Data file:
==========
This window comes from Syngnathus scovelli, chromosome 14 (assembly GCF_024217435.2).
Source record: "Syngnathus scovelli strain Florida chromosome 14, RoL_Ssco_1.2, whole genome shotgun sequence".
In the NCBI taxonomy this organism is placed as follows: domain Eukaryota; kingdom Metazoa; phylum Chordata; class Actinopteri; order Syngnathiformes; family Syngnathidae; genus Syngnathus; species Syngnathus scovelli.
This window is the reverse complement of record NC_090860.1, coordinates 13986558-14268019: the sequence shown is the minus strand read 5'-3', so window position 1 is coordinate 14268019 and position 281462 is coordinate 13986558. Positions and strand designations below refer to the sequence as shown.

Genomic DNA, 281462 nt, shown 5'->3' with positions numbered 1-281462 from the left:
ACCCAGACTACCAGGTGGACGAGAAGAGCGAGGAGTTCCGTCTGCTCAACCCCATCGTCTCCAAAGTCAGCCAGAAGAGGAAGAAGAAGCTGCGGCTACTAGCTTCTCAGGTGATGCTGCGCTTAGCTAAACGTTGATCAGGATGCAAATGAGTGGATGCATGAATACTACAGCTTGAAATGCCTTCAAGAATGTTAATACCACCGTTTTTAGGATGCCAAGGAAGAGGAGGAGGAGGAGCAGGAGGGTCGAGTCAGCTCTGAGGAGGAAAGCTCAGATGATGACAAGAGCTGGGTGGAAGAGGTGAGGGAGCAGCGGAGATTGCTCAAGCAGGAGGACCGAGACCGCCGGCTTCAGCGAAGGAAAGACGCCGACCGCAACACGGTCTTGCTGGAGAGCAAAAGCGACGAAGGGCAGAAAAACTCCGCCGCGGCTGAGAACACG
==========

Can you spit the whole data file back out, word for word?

This window comes from Syngnathus scovelli, chromosome 14 (assembly GCF_024217435.2).
Source record: "Syngnathus scovelli strain Florida chromosome 14, RoL_Ssco_1.2, whole genome shotgun sequence".
In the NCBI taxonomy this organism is placed as follows: domain Eukaryota; kingdom Metazoa; phylum Chordata; class Actinopteri; order Syngnathiformes; family Syngnathidae; genus Syngnathus; species Syngnathus scovelli.
This window is the reverse complement of record NC_090860.1, coordinates 13986558-14268019: the sequence shown is the minus strand read 5'-3', so window position 1 is coordinate 14268019 and position 281462 is coordinate 13986558. Positions and strand designations below refer to the sequence as shown.

Genomic DNA, 281462 nt, shown 5'->3' with positions numbered 1-281462 from the left:
ACCCAGACTACCAGGTGGACGAGAAGAGCGAGGAGTTCCGTCTGCTCAACCCCATCGTCTCCAAAGTCAGCCAGAAGAGGAAGAAGAAGCTGCGGCTACTAGCTTCTCAGGTGATGCTGCGCTTAGCTAAACGTTGATCAGGATGCAAATGAGTGGATGCATGAATACTACAGCTTGAAATGCCTTCAAGAATGTTAATACCACCGTTTTTAGGATGCCAAGGAAGAGGAGGAGGAGGAGCAGGAGGGTCGAGTCAGCTCTGAGGAGGAAAGCTCAGATGATGACAAGAGCTGGGTGGAAGAGGTGAGGGAGCAGCGGAGATTGCTCAAGCAGGAGGACCGAGACCGCCGGCTTCAGCGAAGGAAAGACGCCGACCGCAACACGGTCTTGCTGGAGAGCAAAAGCGACGAAGGGCAGAAAAACTCCGCCGCGGCTGAGAACACG